Test assumptions at milestones. New ventures often require fundamental redirection and therein lies the key to successful discovery-driven planning. As your begin to experience results – either positive or negative — evaluate your relative success.
Create a simple spreadsheet such as shown here. First, prepare quarterly forecasts for Year One. At the end of each quarter insert your actual results (in blue). This will point out where you are doing well or where more effort is required. Set it up so that your forecast for the following quarter is automatically adjusted up or down based on this quarter’s results.
Keep records of what you do. Describe the conditions under which you performed the actions. If something did not work as expected, it may have been because of bad timing or implementation. Do more of what works and delete that which does not.
2) Planning as Narrative
In this case you approach your marketing activities as you would writing a book. This may be particularly effective for fiction writers.
Step One: Define the characters and their motivations. The author is the primary character. What are your strengths and weaknesses? There are several main characters in your story, one of which is your target reader. Precisely define this person in terms of demographics, but particularly why he or she would want to purchase your book. Describe where they shop, for this is where your book should be available. Another character is your publisher. How will you find the right one? What do they need to see in a proposal? What are you criteria for evaluating them?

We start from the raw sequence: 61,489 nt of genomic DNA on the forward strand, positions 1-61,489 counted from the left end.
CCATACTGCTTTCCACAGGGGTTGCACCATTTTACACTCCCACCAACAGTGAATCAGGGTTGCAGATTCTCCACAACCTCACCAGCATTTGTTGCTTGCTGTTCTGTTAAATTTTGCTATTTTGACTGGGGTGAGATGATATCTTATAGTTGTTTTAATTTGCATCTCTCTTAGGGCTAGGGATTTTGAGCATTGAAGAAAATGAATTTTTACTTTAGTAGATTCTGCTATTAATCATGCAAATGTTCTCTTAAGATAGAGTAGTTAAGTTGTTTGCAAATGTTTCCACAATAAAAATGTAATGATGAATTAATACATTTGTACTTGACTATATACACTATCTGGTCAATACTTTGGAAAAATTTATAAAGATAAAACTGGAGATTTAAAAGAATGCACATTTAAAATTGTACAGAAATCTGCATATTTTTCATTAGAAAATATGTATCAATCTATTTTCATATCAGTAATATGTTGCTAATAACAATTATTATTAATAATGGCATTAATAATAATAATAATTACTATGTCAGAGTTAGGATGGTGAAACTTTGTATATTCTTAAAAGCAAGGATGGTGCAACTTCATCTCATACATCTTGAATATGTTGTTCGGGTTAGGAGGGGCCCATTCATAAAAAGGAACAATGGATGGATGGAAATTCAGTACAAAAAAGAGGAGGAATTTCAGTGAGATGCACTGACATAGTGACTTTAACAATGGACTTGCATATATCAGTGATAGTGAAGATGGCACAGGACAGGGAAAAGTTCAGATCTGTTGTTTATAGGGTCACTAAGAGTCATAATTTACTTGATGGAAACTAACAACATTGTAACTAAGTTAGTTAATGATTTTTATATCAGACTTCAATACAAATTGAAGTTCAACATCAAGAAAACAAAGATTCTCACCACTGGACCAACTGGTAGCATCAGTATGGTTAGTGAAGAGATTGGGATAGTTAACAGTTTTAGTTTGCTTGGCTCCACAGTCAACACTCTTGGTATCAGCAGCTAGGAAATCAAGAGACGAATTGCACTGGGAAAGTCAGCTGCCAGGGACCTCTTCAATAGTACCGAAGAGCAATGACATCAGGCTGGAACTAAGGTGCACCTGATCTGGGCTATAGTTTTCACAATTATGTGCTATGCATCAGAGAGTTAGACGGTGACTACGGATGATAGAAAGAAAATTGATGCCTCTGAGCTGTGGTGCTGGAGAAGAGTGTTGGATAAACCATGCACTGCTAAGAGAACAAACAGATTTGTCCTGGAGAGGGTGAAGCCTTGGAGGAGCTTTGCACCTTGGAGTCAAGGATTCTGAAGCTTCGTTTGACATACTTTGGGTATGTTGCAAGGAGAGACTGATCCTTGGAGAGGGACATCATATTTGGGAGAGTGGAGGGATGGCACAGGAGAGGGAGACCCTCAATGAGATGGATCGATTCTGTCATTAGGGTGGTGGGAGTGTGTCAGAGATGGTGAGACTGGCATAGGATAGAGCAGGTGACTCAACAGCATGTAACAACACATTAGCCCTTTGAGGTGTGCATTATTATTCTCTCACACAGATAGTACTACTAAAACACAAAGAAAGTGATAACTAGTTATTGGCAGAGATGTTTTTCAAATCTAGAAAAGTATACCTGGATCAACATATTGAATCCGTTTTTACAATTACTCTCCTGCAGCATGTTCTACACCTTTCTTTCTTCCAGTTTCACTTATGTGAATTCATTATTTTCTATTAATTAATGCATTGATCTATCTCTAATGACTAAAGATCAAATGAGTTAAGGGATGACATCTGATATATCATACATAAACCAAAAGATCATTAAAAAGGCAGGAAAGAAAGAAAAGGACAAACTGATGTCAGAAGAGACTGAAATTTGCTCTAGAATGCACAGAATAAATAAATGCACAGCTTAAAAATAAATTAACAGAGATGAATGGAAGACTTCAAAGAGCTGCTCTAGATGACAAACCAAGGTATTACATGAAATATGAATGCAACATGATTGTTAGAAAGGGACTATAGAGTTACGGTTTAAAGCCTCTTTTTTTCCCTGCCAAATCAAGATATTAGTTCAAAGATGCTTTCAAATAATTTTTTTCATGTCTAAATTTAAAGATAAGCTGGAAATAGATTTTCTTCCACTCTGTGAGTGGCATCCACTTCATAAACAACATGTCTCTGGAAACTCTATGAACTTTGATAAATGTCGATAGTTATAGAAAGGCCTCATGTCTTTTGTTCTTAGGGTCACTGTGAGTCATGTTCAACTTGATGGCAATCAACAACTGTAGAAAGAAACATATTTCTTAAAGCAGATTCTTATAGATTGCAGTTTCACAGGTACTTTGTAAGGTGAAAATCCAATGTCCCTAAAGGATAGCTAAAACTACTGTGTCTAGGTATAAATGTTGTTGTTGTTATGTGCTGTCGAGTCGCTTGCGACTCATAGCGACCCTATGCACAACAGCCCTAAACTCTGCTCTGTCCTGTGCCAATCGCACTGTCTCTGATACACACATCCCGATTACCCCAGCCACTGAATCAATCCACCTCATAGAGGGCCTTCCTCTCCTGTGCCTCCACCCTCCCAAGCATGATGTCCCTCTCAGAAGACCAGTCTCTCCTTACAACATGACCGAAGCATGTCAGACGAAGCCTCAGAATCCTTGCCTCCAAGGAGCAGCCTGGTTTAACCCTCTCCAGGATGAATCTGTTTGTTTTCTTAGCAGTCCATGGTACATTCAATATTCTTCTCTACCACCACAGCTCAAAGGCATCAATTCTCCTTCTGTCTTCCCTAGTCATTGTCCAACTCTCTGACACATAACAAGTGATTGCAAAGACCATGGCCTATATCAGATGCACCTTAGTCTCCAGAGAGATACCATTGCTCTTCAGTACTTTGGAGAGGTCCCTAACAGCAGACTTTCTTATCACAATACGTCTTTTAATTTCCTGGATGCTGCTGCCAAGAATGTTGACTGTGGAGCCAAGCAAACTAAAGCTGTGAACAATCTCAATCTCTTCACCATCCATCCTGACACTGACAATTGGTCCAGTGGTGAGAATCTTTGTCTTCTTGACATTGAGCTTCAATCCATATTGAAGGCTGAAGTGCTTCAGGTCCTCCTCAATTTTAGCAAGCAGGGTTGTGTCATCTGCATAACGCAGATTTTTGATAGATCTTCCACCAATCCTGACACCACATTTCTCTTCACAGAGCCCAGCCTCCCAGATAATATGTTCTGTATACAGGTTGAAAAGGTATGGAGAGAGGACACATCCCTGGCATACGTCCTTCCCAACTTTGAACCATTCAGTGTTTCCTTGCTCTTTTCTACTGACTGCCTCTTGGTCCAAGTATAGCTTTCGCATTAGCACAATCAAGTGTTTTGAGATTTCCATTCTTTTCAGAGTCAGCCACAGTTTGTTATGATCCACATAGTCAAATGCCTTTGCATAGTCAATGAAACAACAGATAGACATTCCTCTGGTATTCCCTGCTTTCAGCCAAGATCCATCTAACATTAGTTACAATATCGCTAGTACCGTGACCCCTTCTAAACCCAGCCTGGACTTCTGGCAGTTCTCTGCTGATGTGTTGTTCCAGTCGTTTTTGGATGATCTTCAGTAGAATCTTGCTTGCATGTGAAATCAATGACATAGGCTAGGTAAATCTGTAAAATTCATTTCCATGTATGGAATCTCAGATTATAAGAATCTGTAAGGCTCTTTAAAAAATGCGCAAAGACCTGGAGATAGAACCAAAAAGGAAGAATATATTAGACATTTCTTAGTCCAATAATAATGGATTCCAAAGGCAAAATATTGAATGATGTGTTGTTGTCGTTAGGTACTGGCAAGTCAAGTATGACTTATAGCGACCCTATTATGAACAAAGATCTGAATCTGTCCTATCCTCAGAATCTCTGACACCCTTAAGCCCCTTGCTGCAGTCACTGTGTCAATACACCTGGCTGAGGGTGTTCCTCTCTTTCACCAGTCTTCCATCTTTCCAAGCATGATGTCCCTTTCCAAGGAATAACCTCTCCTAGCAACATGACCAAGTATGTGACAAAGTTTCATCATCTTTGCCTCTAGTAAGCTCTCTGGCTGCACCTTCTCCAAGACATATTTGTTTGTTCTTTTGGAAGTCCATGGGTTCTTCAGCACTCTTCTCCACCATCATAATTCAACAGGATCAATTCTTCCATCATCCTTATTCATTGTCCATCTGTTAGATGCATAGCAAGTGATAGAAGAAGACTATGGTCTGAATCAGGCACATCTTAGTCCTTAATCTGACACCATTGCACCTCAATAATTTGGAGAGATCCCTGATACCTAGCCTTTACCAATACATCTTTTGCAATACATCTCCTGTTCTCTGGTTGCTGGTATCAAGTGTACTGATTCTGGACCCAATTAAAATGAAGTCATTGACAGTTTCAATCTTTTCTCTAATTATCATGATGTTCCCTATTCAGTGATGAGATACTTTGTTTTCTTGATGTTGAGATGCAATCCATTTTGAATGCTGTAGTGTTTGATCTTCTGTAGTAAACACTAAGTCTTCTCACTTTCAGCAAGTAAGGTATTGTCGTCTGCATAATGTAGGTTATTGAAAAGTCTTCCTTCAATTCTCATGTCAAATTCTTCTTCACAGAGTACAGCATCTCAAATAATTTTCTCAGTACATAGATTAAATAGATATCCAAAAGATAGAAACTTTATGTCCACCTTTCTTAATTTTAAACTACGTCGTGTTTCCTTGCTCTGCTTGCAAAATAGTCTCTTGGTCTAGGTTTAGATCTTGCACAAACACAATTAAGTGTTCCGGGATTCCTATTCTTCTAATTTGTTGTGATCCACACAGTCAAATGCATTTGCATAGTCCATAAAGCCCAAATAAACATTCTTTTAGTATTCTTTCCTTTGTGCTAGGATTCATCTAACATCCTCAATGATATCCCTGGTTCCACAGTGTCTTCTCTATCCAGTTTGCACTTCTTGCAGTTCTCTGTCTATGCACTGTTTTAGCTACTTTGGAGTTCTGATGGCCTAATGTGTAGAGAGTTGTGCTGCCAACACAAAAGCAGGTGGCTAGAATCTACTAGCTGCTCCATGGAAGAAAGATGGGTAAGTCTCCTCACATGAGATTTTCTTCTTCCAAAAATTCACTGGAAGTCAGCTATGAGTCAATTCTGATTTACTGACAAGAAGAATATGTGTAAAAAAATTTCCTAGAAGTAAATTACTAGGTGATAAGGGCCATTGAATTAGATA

If you choose independent publishing, there are more characters to describe. Buyers at retailers – both inline and online (bookstores, supermarkets, gift shops, Amazon.com, etc) – take on products that will build store traffic, increase inventory turns and improve profit per square foot. Librarians want books that will help their patrons. Distributors want quality books that are supported by the author’s promotion. Corporate buyers want to use your content to sell more of their product.